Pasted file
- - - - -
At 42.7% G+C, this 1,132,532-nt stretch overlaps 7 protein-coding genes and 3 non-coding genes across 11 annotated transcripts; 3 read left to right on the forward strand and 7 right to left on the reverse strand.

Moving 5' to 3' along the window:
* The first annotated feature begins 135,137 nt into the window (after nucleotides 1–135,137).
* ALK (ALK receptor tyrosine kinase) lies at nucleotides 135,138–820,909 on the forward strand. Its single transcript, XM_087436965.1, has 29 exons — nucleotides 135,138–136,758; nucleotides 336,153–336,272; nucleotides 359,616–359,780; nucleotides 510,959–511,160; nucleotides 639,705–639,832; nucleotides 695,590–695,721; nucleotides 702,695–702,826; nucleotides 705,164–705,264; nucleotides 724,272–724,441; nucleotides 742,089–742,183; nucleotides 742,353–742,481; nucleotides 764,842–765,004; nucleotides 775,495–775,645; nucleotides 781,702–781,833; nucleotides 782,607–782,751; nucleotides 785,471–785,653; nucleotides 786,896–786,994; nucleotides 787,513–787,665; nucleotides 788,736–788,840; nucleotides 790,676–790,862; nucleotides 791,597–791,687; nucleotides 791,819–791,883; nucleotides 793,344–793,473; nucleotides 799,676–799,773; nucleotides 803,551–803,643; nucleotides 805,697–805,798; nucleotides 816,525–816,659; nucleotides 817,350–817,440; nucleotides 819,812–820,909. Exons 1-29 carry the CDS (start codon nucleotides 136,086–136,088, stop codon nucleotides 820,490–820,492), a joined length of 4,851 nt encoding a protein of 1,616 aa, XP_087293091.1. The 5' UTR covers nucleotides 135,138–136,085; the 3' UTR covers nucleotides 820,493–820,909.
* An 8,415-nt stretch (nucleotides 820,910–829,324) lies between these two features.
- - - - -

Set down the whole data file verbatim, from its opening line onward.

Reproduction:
At 42.7% G+C, this 1,132,532-nt stretch overlaps 7 protein-coding genes and 3 non-coding genes across 11 annotated transcripts; 3 read left to right on the forward strand and 7 right to left on the reverse strand.

Moving 5' to 3' along the window:
* The first annotated feature begins 135,137 nt into the window (after nucleotides 1–135,137).
* ALK (ALK receptor tyrosine kinase) lies at nucleotides 135,138–820,909 on the forward strand. Its single transcript, XM_087436965.1, has 29 exons — nucleotides 135,138–136,758; nucleotides 336,153–336,272; nucleotides 359,616–359,780; nucleotides 510,959–511,160; nucleotides 639,705–639,832; nucleotides 695,590–695,721; nucleotides 702,695–702,826; nucleotides 705,164–705,264; nucleotides 724,272–724,441; nucleotides 742,089–742,183; nucleotides 742,353–742,481; nucleotides 764,842–765,004; nucleotides 775,495–775,645; nucleotides 781,702–781,833; nucleotides 782,607–782,751; nucleotides 785,471–785,653; nucleotides 786,896–786,994; nucleotides 787,513–787,665; nucleotides 788,736–788,840; nucleotides 790,676–790,862; nucleotides 791,597–791,687; nucleotides 791,819–791,883; nucleotides 793,344–793,473; nucleotides 799,676–799,773; nucleotides 803,551–803,643; nucleotides 805,697–805,798; nucleotides 816,525–816,659; nucleotides 817,350–817,440; nucleotides 819,812–820,909. Exons 1-29 carry the CDS (start codon nucleotides 136,086–136,088, stop codon nucleotides 820,490–820,492), a joined length of 4,851 nt encoding a protein of 1,616 aa, XP_087293091.1. The 5' UTR covers nucleotides 135,138–136,085; the 3' UTR covers nucleotides 820,493–820,909.
* An 8,415-nt stretch (nucleotides 820,910–829,324) lies between these two features.